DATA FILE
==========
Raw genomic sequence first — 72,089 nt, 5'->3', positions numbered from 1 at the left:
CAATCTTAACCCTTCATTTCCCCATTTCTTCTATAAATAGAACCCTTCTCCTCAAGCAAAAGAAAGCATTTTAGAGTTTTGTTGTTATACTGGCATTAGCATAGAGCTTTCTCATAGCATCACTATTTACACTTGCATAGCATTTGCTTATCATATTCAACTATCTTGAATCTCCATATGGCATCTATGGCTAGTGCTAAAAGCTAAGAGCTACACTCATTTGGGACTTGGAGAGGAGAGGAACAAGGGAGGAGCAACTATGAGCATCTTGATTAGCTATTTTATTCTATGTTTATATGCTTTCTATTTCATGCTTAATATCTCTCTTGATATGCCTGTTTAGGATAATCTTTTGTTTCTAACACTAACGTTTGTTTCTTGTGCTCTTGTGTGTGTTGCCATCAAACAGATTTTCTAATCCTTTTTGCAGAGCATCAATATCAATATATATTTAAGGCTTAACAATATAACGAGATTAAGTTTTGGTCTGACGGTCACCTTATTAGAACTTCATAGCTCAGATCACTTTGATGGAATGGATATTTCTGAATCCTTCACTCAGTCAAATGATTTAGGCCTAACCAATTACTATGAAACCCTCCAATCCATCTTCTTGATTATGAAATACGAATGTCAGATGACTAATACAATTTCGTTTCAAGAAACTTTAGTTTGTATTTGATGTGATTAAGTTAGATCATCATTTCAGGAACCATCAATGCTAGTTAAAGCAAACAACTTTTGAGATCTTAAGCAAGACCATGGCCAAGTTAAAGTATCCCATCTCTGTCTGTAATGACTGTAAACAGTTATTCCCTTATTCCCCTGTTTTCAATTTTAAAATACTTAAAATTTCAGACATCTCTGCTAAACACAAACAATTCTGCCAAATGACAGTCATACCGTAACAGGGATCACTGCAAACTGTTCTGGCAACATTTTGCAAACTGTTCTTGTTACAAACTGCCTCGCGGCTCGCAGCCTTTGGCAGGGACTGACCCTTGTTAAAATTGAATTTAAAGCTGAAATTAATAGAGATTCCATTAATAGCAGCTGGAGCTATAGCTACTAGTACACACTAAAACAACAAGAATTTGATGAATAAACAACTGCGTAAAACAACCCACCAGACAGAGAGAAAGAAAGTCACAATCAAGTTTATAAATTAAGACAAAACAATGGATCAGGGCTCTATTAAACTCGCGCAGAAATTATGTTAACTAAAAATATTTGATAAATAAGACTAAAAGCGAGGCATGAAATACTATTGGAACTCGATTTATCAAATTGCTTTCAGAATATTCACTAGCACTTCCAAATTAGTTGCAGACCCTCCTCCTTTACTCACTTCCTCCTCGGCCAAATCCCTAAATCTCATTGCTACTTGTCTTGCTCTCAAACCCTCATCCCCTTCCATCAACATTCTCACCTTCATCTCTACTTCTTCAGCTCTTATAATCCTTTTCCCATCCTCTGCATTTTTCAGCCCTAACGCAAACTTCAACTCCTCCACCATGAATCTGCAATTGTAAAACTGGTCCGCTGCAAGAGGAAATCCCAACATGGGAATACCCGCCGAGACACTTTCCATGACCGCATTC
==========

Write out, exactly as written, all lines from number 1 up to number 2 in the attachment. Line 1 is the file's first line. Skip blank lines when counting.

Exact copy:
Raw genomic sequence first — 72,089 nt, 5'->3', positions numbered from 1 at the left:
CAATCTTAACCCTTCATTTCCCCATTTCTTCTATAAATAGAACCCTTCTCCTCAAGCAAAAGAAAGCATTTTAGAGTTTTGTTGTTATACTGGCATTAGCATAGAGCTTTCTCATAGCATCACTATTTACACTTGCATAGCATTTGCTTATCATATTCAACTATCTTGAATCTCCATATGGCATCTATGGCTAGTGCTAAAAGCTAAGAGCTACACTCATTTGGGACTTGGAGAGGAGAGGAACAAGGGAGGAGCAACTATGAGCATCTTGATTAGCTATTTTATTCTATGTTTATATGCTTTCTATTTCATGCTTAATATCTCTCTTGATATGCCTGTTTAGGATAATCTTTTGTTTCTAACACTAACGTTTGTTTCTTGTGCTCTTGTGTGTGTTGCCATCAAACAGATTTTCTAATCCTTTTTGCAGAGCATCAATATCAATATATATTTAAGGCTTAACAATATAACGAGATTAAGTTTTGGTCTGACGGTCACCTTATTAGAACTTCATAGCTCAGATCACTTTGATGGAATGGATATTTCTGAATCCTTCACTCAGTCAAATGATTTAGGCCTAACCAATTACTATGAAACCCTCCAATCCATCTTCTTGATTATGAAATACGAATGTCAGATGACTAATACAATTTCGTTTCAAGAAACTTTAGTTTGTATTTGATGTGATTAAGTTAGATCATCATTTCAGGAACCATCAATGCTAGTTAAAGCAAACAACTTTTGAGATCTTAAGCAAGACCATGGCCAAGTTAAAGTATCCCATCTCTGTCTGTAATGACTGTAAACAGTTATTCCCTTATTCCCCTGTTTTCAATTTTAAAATACTTAAAATTTCAGACATCTCTGCTAAACACAAACAATTCTGCCAAATGACAGTCATACCGTAACAGGGATCACTGCAAACTGTTCTGGCAACATTTTGCAAACTGTTCTTGTTACAAACTGCCTCGCGGCTCGCAGCCTTTGGCAGGGACTGACCCTTGTTAAAATTGAATTTAAAGCTGAAATTAATAGAGATTCCATTAATAGCAGCTGGAGCTATAGCTACTAGTACACACTAAAACAACAAGAATTTGATGAATAAACAACTGCGTAAAACAACCCACCAGACAGAGAGAAAGAAAGTCACAATCAAGTTTATAAATTAAGACAAAACAATGGATCAGGGCTCTATTAAACTCGCGCAGAAATTATGTTAACTAAAAATATTTGATAAATAAGACTAAAAGCGAGGCATGAAATACTATTGGAACTCGATTTATCAAATTGCTTTCAGAATATTCACTAGCACTTCCAAATTAGTTGCAGACCCTCCTCCTTTACTCACTTCCTCCTCGGCCAAATCCCTAAATCTCATTGCTACTTGTCTTGCTCTCAAACCCTCATCCCCTTCCATCAACATTCTCACCTTCATCTCTACTTCTTCAGCTCTTATAATCCTTTTCCCATCCTCTGCATTTTTCAGCCCTAACGCAAACTTCAACTCCTCCACCATGAATCTGCAATTGTAAAACTGGTCCGCTGCAAGAGGAAATCCCAACATGGGAATACCCGCCGAGACACTTTCCATGACCGCATTC